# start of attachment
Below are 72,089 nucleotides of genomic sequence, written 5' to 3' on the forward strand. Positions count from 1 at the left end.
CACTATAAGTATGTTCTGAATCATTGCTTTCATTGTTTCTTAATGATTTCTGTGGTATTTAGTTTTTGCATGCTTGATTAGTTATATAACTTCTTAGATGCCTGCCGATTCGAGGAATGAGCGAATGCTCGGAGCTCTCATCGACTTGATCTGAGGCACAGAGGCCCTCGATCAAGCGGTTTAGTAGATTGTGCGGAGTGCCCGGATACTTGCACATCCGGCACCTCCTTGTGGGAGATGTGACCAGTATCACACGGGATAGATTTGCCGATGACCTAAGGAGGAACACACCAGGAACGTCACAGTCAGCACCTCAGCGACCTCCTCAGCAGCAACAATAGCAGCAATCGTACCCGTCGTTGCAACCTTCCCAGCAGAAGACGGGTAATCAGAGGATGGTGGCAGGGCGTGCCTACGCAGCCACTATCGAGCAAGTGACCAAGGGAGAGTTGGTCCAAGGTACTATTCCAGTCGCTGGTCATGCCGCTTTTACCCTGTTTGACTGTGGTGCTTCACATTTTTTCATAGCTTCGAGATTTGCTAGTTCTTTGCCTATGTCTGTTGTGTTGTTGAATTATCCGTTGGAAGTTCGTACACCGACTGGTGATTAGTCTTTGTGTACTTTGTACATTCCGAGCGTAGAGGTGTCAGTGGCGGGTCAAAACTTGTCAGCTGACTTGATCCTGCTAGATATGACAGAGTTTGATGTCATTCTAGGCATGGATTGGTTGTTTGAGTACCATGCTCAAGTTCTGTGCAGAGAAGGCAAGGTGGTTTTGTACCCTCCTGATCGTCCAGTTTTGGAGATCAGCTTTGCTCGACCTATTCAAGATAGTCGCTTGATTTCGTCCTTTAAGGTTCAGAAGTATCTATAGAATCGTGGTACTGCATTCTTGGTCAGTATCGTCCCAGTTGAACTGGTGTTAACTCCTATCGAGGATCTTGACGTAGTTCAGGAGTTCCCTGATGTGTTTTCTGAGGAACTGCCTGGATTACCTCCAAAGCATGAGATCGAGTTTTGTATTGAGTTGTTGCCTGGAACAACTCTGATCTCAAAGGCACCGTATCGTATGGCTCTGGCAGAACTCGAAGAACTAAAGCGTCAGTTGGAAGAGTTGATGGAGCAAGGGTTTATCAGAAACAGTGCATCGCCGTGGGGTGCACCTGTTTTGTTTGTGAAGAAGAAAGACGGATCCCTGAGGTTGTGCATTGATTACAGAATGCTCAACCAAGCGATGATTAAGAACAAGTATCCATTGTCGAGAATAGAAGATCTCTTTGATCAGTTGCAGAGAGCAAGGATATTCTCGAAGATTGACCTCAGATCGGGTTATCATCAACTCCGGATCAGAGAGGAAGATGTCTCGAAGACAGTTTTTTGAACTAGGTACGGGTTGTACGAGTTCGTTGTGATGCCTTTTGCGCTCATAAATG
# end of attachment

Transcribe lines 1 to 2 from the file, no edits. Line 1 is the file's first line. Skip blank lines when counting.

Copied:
Below are 72,089 nucleotides of genomic sequence, written 5' to 3' on the forward strand. Positions count from 1 at the left end.
CACTATAAGTATGTTCTGAATCATTGCTTTCATTGTTTCTTAATGATTTCTGTGGTATTTAGTTTTTGCATGCTTGATTAGTTATATAACTTCTTAGATGCCTGCCGATTCGAGGAATGAGCGAATGCTCGGAGCTCTCATCGACTTGATCTGAGGCACAGAGGCCCTCGATCAAGCGGTTTAGTAGATTGTGCGGAGTGCCCGGATACTTGCACATCCGGCACCTCCTTGTGGGAGATGTGACCAGTATCACACGGGATAGATTTGCCGATGACCTAAGGAGGAACACACCAGGAACGTCACAGTCAGCACCTCAGCGACCTCCTCAGCAGCAACAATAGCAGCAATCGTACCCGTCGTTGCAACCTTCCCAGCAGAAGACGGGTAATCAGAGGATGGTGGCAGGGCGTGCCTACGCAGCCACTATCGAGCAAGTGACCAAGGGAGAGTTGGTCCAAGGTACTATTCCAGTCGCTGGTCATGCCGCTTTTACCCTGTTTGACTGTGGTGCTTCACATTTTTTCATAGCTTCGAGATTTGCTAGTTCTTTGCCTATGTCTGTTGTGTTGTTGAATTATCCGTTGGAAGTTCGTACACCGACTGGTGATTAGTCTTTGTGTACTTTGTACATTCCGAGCGTAGAGGTGTCAGTGGCGGGTCAAAACTTGTCAGCTGACTTGATCCTGCTAGATATGACAGAGTTTGATGTCATTCTAGGCATGGATTGGTTGTTTGAGTACCATGCTCAAGTTCTGTGCAGAGAAGGCAAGGTGGTTTTGTACCCTCCTGATCGTCCAGTTTTGGAGATCAGCTTTGCTCGACCTATTCAAGATAGTCGCTTGATTTCGTCCTTTAAGGTTCAGAAGTATCTATAGAATCGTGGTACTGCATTCTTGGTCAGTATCGTCCCAGTTGAACTGGTGTTAACTCCTATCGAGGATCTTGACGTAGTTCAGGAGTTCCCTGATGTGTTTTCTGAGGAACTGCCTGGATTACCTCCAAAGCATGAGATCGAGTTTTGTATTGAGTTGTTGCCTGGAACAACTCTGATCTCAAAGGCACCGTATCGTATGGCTCTGGCAGAACTCGAAGAACTAAAGCGTCAGTTGGAAGAGTTGATGGAGCAAGGGTTTATCAGAAACAGTGCATCGCCGTGGGGTGCACCTGTTTTGTTTGTGAAGAAGAAAGACGGATCCCTGAGGTTGTGCATTGATTACAGAATGCTCAACCAAGCGATGATTAAGAACAAGTATCCATTGTCGAGAATAGAAGATCTCTTTGATCAGTTGCAGAGAGCAAGGATATTCTCGAAGATTGACCTCAGATCGGGTTATCATCAACTCCGGATCAGAGAGGAAGATGTCTCGAAGACAGTTTTTTGAACTAGGTACGGGTTGTACGAGTTCGTTGTGATGCCTTTTGCGCTCATAAATG